Sen. Sanders blasts Zinke: Wildfires 'have everything to do with climate change'

Sen. Sanders blasts Zinke: Wildfires 'have everything to do with climate change'
© Greg Nash

Sen. Bernie SandersBernard (Bernie) SandersSanders endorses Oakland teachers strike Dem strategist says Clinton ‘absolutely’ has a role to play in 2020 News media has sought to 'delegitimize' Tulsi Gabbard, says liberal journalist MORE (I-Vt.) criticized Interior Secretary Ryan ZinkeRyan Keith ZinkeInterior looking to rely on staffers with less training for park law enforcement: report DOJ investigation into former Interior chief goes to grand jury Overnight Energy: Zinke joins Trump-tied lobbying firm | Senators highlight threat from invasive species | Top Republican calls for Green New Deal vote in House MORE Monday for saying that the debate over California’s wildfires has “nothing to do with climate change.”

Sanders, who ran unsuccessfully for the Democratic Party’s presidential nomination in 2016 and is one of the Senate’s most progressive members on climate change, said the wildfires should show how serious a threat global warming is.

“No, Secretary Zinke. The record-breaking wildfires in California have everything to do with climate change,” Sanders tweeted, responding to a report in The Hill on Zinke’s remarks to a Sacramento television station. “We must confront the reality that climate change is already destroying tens of thousands of lives, and take concrete steps to avoid its worst consequences.”

While saying the fires have “nothing to do with climate change,” Zinke seemed to acknowledge the role of climate change.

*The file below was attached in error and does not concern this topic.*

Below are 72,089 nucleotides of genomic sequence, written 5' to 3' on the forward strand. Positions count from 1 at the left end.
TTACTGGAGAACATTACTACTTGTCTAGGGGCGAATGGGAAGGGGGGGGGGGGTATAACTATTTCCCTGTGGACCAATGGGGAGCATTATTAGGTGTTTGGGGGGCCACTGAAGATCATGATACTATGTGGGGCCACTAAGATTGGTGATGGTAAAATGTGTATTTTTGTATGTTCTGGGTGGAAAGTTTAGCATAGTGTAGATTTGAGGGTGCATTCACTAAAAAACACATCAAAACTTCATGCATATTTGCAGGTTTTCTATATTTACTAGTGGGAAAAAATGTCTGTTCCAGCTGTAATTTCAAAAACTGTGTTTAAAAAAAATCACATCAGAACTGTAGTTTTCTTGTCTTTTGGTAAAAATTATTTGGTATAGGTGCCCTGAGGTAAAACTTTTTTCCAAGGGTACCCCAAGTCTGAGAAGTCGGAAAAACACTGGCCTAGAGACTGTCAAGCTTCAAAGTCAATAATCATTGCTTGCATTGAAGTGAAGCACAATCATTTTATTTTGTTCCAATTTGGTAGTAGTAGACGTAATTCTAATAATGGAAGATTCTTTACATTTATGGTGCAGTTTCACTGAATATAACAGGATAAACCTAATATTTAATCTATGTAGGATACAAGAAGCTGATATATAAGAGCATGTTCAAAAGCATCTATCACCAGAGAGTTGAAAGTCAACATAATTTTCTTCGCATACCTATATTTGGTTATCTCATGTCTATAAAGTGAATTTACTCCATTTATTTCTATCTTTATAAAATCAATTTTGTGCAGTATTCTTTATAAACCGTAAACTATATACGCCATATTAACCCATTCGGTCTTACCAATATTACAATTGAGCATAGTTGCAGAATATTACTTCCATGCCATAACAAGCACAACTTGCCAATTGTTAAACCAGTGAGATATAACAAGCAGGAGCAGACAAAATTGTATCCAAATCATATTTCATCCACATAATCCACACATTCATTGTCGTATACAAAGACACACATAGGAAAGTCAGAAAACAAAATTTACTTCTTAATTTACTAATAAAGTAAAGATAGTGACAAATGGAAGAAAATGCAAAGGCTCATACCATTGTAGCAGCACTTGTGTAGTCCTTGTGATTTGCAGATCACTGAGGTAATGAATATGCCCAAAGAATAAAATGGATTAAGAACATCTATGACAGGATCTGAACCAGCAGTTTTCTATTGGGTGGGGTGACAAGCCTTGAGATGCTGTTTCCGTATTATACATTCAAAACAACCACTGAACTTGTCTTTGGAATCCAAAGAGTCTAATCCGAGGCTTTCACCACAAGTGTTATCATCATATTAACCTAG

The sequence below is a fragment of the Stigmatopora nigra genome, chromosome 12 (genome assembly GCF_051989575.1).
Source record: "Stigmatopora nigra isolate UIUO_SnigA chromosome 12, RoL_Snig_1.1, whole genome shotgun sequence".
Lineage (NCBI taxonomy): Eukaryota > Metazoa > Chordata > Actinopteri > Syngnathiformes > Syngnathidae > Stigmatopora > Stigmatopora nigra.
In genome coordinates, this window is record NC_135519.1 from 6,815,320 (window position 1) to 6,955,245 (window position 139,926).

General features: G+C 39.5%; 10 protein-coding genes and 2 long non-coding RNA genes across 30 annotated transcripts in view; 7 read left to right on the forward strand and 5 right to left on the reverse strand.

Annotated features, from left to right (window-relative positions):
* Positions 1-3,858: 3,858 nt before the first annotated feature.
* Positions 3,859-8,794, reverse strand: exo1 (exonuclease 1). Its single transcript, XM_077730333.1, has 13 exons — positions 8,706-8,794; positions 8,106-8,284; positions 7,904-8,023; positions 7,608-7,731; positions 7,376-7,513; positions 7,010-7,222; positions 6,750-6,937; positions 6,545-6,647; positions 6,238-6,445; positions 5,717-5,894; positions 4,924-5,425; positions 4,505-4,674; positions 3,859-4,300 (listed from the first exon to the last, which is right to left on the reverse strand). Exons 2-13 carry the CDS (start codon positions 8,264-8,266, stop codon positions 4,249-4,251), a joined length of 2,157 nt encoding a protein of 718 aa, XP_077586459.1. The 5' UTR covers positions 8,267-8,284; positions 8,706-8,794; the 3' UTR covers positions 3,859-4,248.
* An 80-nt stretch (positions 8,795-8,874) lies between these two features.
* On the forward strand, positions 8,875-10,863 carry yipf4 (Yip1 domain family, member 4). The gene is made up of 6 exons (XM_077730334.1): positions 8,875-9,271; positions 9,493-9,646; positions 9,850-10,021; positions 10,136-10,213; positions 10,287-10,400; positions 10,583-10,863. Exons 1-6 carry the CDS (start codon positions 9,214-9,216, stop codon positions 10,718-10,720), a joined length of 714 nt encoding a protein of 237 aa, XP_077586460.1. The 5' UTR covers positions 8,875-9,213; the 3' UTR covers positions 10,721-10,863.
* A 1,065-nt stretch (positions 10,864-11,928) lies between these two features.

“This is not a debate about climate change. There’s no doubt the [fire] season is getting longer, the temperatures are getting hotter,” he said Sunday.

Climate and forestry experts have said a warming planet, caused largely by human-induced greenhouse gas emissions, has made severe wildfires more likely, due to drought, increased extreme heat and other effects.

Zinke and others in the Trump administration, though, have focused heavily on the argument that the historic wildfires — including the largest fire in California’s recorded history — are due to a lack of “active” forest management.

They blame environmental groups for stopping management techniques like clearing brush, increasing logging and prescribed burns.

“Extreme environmentalists have shut down public access. They talk about habitat, and yet they are willing to burn it up,” he said in the television interview.

Zinke and Agriculture Secretary Sonny PerdueGeorge (Sonny) Ervin PerdueSenate buzz grows for Abrams after speech electrifies Dems Energy Secretary Rick Perry is designated survivor for 2019 State of the Union Live coverage: Trump delivers State of the Union MORE were in California on Monday to meet with officials, firefighters, fire survivors and others, and promote the administration’s active forest management agenda.